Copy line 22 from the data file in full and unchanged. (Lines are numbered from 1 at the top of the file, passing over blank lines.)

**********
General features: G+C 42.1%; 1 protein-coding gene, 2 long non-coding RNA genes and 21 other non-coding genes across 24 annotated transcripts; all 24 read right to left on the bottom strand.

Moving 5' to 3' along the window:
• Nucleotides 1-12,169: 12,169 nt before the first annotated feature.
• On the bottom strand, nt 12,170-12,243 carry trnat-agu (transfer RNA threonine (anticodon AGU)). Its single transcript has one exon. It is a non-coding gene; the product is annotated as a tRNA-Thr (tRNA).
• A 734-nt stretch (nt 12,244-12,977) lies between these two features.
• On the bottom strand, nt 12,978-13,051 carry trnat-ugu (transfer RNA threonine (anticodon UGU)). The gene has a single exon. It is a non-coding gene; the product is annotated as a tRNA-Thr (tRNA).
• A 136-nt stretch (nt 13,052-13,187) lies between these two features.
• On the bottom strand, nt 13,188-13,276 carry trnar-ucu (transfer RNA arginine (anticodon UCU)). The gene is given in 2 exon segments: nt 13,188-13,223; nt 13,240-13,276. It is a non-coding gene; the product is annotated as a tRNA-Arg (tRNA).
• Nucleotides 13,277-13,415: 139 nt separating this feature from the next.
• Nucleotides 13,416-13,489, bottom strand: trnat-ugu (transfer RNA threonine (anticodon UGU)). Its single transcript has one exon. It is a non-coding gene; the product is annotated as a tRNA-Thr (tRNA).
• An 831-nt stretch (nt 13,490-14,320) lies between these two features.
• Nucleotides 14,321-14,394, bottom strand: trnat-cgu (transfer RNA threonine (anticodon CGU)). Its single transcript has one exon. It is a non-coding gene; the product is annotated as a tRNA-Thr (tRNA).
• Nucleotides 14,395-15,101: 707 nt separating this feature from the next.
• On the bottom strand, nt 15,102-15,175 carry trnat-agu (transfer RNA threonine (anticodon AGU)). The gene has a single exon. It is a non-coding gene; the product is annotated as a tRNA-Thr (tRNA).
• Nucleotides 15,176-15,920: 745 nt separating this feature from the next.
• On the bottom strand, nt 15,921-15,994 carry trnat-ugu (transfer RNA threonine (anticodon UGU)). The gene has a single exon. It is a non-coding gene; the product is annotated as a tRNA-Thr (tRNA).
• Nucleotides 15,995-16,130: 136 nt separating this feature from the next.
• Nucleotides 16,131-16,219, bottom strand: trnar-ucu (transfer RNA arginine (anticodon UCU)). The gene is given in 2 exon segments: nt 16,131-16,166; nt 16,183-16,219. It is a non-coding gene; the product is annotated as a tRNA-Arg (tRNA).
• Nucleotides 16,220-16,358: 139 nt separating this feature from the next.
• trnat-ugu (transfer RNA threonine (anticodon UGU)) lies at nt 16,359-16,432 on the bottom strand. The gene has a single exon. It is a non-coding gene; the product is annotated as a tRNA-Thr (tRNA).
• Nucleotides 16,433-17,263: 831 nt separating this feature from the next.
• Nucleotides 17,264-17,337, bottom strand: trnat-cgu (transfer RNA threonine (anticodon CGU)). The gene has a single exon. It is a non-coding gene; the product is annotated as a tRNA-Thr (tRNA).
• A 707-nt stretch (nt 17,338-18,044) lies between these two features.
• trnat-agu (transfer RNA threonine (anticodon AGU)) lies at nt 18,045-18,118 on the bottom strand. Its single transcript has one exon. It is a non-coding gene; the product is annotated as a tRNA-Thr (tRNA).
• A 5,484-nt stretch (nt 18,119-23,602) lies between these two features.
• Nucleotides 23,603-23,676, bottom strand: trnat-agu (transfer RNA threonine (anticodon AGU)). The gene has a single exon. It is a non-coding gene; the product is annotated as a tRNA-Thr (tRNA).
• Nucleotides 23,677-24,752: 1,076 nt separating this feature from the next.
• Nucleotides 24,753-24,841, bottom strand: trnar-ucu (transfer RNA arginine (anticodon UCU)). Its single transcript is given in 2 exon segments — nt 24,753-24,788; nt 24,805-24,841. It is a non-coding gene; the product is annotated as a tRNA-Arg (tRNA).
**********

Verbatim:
• Nucleotides 17,264-17,337, bottom strand: trnat-cgu (transfer RNA threonine (anticodon CGU)). The gene has a single exon. It is a non-coding gene; the product is annotated as a tRNA-Thr (tRNA).